Understanding Chargebacks Through Real Life Examples

March 2019 marks the 15th anniversary of Fraud Prevention Month. This month we revisit chargebacks as they remain a hot topic on the list of questions we get from our merchants. We put together a few recent situations encountered by merchants to help you underline the importance of establishing effective processes in order to reduce the risk of getting a chargeback.

Looking at real-life examples allows you to put yourself in another merchant’s shoes and reflect upon what you could have done in a similar situation.

pizza---

Case 1

Merchant A is a pizza restaurant. This merchant rarely keys in transactions manually, because the majority of their customers either pay at the counter or use a wireless terminal with the delivery person.

One day, a client called in to place an order for a $100 worth of pizza. The client on the phone indicated that he would like to use his credit card to pay for the order that will be picked up by his friend. The merchant, who wanted to secure a $100 order, keyed the credit card number into the terminal manually and an hour later someone showed up and picked up the order.

Two months later an actual card owner checked her credit card statement and saw a $100 charge from a place she didn’t recognize. She immediately called her bank and filed a chargeback.

Who is liable for this charge?

Peugeot 3008 vehicles

Case 2

Merchant B is a car rental company. One day after a client returned his rental and left, an employee noticed a few damages. A careful assessment was conducted, and the merchant concluded that the total amount in damages comes up to $500. The merchant had the client’s credit card information on file, so he billed him in accordance with the signed rental agreement.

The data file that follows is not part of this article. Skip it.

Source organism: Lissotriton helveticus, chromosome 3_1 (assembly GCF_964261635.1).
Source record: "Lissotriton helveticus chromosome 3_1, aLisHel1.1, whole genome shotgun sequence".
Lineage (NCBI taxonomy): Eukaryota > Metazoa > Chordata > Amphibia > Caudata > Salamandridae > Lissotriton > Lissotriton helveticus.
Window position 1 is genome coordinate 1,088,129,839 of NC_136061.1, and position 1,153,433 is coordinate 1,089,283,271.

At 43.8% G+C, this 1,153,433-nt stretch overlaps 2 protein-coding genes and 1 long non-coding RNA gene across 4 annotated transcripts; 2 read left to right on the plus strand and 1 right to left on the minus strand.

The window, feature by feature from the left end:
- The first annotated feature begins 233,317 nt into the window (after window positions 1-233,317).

The client disagreed with the charge and contacted his bank to file a chargeback.

Who is liable for this charge?

Snowmobile

Case 3

Merchant C sells snowmobiles, parts, and related equipment. They rarely key in transactions manually because the majority of their customers pay for their purchases at the location.

One day a cashier was about to process a payment with a chip reader when the customer mentioned that the chip on his card was defective. The customer said that the only way for the transaction to go through is if the card is manually keyed in on the terminal. The card number was keyed in and the transaction turned out to be fraudulent.

Who is liable for this charge?

Wedding-1

Case 4

Merchant D is a wedding salon selling custom made wedding gowns. This merchant works with a demanding clientele. It often takes a client a few trips to the salon before the final design is finalized. The merchant requires a 30% deposit before they get to work.

One day the merchant was busy and forgot to process the deposit. When she realized her mistake, she called the customer and obtained the credit card information by phone. She then processed a pre-authorization for 30% of the total cost as per conversation she had with the client. Shortly after, the merchant placed a large supplies order for the dress.